But, Lawrence was first seriously struck by this ancient symbol, and drawn to adopt it as his life-long and dearly-held symbol of regeneration, on being given a book containing Christian iconography. From being connected to the sun-god in Egyptian, Greek and Roman civilisations, the pagan phoenix becomes an image of resurrection used by Christianity, representing the triumph of life over death, as in the Easter story.

It became D.H. Lawrence’s own great religion of life that man must die away from the disastrous living-death of mass industialism in order to be reborn into a more complete existence, and the phoenix represented his hope for this regeneration of humanity splendidly. In Lawrence’s fiction, many of his characters break down and lose their former consciousness before achieving individual renewal. The central character and eponymous hero of Aaron’s Rod, for instance, must undergo the phoenix experience, having “to go to destruction to find his way through from the lowest depths”.

A century ago, in order to distance himself from horrendous critical attacks – his great novel, The Rainbow, had been prosecuted, banned and burned in the streets of London, outside the courthouse, by the Public Hangman, rather deterring publishers from taking on any other of his works – Lawrence moved to that most pagan part of the country, Cornwall. While living near Zennor, and helping on the farm at Higher Tregerthen, Lawrence embroidered a tapestry of a phoenix. It represented his deep desire to found a new community, leading to a new civilisation, from what he regarded as the ashes of the old. He gave this phoenix to his young farmer friend, William Henry Hocking, who was very much impressed by Lawrence and Frieda, never having previously come across such lively free spirits. I am now the proud owner of the tapestry phoenix, as you can see in the picture, which I purchased from an auction a long time ago.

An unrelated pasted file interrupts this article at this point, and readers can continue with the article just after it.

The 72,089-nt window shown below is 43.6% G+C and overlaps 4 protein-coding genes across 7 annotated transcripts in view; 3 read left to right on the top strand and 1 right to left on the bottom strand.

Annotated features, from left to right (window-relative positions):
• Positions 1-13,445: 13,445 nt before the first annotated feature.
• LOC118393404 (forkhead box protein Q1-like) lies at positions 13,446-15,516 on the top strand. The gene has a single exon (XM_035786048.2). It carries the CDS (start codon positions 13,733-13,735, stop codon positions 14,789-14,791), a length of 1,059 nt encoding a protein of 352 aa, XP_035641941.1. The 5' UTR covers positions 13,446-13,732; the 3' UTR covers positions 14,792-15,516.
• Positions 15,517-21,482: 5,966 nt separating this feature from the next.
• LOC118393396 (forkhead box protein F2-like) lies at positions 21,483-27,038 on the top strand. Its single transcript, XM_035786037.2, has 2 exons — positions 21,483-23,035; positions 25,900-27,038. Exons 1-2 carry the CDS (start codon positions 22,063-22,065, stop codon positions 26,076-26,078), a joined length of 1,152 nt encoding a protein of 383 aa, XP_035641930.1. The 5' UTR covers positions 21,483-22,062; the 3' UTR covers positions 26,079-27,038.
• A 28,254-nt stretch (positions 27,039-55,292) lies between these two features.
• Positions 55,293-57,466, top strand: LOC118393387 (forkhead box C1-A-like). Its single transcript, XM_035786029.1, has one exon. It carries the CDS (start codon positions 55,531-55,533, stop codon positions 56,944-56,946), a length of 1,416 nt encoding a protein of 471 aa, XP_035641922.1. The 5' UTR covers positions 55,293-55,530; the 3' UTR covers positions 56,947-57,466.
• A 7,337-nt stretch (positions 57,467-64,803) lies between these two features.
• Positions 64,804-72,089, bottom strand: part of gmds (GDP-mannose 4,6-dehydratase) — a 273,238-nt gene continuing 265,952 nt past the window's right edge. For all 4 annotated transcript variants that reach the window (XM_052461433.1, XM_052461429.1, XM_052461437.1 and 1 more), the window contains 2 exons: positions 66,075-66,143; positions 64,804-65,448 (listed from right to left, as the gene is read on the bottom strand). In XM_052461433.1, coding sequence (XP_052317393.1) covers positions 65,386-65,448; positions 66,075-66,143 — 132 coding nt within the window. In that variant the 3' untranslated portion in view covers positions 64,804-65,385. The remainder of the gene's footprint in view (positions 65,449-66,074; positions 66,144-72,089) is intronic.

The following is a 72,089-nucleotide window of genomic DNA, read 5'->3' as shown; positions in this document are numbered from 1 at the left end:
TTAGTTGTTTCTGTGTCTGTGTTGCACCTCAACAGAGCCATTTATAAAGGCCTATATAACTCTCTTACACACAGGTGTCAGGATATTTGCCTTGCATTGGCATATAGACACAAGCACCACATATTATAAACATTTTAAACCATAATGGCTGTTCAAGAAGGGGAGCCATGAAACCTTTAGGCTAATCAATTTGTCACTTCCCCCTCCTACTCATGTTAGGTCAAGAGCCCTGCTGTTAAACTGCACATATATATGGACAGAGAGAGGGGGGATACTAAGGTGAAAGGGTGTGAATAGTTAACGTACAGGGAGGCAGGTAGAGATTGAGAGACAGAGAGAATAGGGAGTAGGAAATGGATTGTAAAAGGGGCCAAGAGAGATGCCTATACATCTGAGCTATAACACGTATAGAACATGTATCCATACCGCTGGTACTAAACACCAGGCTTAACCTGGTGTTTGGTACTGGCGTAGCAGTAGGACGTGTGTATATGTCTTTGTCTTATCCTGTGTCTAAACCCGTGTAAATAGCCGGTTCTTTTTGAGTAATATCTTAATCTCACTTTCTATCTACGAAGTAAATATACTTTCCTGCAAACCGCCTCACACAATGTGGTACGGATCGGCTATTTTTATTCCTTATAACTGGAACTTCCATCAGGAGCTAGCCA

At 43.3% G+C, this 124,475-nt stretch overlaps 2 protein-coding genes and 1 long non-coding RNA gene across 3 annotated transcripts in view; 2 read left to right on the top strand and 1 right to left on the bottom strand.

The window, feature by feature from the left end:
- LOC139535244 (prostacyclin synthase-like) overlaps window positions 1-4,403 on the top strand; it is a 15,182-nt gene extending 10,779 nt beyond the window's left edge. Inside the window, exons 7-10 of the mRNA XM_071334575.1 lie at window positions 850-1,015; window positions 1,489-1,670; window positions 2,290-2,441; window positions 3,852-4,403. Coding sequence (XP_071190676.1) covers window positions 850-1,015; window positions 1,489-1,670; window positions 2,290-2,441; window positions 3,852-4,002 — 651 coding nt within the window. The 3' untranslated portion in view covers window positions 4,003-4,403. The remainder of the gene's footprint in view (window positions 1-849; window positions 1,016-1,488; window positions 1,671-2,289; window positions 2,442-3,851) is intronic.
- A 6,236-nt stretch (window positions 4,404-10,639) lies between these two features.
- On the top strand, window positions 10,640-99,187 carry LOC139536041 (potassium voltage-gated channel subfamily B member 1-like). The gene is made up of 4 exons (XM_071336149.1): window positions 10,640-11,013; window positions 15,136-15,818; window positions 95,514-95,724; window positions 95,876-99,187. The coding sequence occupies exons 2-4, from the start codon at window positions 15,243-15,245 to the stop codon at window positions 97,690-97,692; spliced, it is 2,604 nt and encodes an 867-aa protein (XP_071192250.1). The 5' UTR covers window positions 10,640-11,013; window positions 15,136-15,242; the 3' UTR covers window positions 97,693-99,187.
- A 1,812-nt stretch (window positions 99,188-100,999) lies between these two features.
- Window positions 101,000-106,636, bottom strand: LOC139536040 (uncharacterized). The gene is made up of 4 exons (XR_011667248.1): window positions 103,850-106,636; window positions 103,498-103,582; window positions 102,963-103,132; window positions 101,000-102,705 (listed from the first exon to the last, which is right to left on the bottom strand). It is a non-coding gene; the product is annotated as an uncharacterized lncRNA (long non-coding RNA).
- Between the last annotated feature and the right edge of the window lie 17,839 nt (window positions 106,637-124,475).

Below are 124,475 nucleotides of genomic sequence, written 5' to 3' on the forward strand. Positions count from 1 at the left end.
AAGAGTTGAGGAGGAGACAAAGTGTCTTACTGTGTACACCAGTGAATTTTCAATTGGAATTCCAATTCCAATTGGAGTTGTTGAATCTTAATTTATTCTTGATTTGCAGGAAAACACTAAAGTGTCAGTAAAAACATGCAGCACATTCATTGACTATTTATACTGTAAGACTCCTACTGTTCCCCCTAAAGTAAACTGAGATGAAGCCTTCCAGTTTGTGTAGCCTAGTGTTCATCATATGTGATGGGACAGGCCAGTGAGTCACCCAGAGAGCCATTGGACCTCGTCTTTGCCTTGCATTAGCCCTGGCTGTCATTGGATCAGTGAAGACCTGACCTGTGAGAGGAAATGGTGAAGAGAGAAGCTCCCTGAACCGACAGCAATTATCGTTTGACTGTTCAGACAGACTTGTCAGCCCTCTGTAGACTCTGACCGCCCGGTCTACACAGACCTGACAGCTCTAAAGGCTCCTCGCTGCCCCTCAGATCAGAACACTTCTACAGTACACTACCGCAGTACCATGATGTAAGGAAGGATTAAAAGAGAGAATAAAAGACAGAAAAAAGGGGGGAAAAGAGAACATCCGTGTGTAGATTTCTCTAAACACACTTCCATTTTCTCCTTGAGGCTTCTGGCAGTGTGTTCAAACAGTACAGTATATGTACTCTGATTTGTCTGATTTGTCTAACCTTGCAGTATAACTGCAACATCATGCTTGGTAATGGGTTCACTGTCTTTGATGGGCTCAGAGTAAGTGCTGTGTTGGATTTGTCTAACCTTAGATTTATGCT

David organises a D.H. Lawrence reading, study and performance group, The Lawrence Players, which meets fortnightly, between 5 and 7 pm in Chapel-en-le-Frith library (16th, 30th May and so on). Any enquiries, please contact David at vegan.lawrentian@gmail.com

dhl-trunk redIn the DH Lawrence Memory Theatre we want to address various aspects of Lawrence’s life through artefacts to try to understand this complex writer. How do we represent the phoenix or Lawrence’s ideas on community and creating a new civilisation?  In 2019 we begin building our Memory Theatre and retracing Lawrence’s savage pilgrimage both physically and digitally. If you have an idea for an artefact get involved and submit ideas here

 

D.H. Lawrence and the Risen Lord in All of Us.

DHL Easter Egg image

To celebrate Easter, David Brock takes a look at Lawrence’s controversial take on the Crucifixion in the essay ‘Resurrection’ and how Easter eggs led to the novel The Man Who Died.